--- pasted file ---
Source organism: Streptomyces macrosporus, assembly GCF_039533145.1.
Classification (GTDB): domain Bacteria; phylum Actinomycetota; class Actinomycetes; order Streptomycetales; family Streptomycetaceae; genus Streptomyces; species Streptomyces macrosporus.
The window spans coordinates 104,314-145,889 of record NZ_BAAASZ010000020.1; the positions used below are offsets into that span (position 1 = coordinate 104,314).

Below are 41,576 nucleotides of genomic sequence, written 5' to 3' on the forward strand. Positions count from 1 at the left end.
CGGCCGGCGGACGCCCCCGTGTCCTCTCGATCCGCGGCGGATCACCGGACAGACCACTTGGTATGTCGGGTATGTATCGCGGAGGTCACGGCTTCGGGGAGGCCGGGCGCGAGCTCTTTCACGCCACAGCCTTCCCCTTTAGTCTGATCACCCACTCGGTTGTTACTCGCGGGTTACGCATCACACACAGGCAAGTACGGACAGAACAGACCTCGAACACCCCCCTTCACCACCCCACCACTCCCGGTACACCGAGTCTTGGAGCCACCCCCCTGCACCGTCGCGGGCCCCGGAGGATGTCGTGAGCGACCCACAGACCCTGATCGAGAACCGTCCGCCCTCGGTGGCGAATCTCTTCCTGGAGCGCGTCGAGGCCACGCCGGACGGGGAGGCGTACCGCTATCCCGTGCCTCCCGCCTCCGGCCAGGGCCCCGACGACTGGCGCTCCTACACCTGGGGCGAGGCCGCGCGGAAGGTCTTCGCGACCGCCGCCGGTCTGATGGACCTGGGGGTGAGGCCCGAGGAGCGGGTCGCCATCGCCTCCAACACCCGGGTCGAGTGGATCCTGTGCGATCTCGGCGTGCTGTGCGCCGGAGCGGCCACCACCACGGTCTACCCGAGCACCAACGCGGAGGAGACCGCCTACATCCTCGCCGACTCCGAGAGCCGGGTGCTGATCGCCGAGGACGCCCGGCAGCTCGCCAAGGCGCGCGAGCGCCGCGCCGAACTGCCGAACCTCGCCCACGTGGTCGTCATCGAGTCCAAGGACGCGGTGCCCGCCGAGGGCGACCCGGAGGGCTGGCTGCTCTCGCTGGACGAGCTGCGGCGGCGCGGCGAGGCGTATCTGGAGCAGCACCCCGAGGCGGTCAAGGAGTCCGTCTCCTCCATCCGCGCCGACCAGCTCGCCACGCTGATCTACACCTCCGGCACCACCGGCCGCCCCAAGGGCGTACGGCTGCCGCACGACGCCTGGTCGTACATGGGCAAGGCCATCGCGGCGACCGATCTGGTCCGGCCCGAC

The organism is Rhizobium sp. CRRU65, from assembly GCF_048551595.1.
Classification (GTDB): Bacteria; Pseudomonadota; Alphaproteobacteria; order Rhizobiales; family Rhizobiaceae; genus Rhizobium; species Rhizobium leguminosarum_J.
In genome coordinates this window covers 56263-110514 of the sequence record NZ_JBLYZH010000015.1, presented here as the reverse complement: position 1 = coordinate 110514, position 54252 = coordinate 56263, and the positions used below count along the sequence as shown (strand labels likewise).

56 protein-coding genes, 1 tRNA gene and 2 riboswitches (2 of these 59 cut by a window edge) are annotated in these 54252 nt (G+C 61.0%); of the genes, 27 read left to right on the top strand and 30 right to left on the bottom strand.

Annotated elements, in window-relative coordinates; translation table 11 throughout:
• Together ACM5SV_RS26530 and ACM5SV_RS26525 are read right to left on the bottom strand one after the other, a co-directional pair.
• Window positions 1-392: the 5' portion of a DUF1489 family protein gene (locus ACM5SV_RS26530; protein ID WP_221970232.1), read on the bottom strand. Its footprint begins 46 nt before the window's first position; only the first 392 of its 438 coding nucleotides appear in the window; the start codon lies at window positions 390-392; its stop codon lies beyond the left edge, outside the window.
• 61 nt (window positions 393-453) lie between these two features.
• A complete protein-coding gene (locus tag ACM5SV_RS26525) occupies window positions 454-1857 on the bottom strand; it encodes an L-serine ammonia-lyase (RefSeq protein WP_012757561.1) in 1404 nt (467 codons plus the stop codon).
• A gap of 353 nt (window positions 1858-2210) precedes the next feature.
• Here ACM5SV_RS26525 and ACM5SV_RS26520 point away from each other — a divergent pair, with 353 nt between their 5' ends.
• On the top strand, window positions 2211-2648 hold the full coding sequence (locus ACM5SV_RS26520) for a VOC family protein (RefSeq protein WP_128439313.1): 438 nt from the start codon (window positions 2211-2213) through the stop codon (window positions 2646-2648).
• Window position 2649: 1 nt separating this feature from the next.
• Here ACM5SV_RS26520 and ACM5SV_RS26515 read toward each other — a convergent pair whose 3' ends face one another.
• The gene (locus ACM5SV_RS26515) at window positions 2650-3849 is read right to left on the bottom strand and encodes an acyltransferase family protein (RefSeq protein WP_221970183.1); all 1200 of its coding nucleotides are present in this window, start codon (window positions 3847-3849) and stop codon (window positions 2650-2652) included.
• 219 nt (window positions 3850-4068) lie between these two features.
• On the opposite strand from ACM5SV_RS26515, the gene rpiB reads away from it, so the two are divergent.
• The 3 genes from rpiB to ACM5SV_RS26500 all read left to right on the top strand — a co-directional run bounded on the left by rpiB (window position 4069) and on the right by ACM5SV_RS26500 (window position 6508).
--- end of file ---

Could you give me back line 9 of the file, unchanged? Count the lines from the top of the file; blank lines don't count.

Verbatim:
56 protein-coding genes, 1 tRNA gene and 2 riboswitches (2 of these 59 cut by a window edge) are annotated in these 54252 nt (G+C 61.0%); of the genes, 27 read left to right on the top strand and 30 right to left on the bottom strand.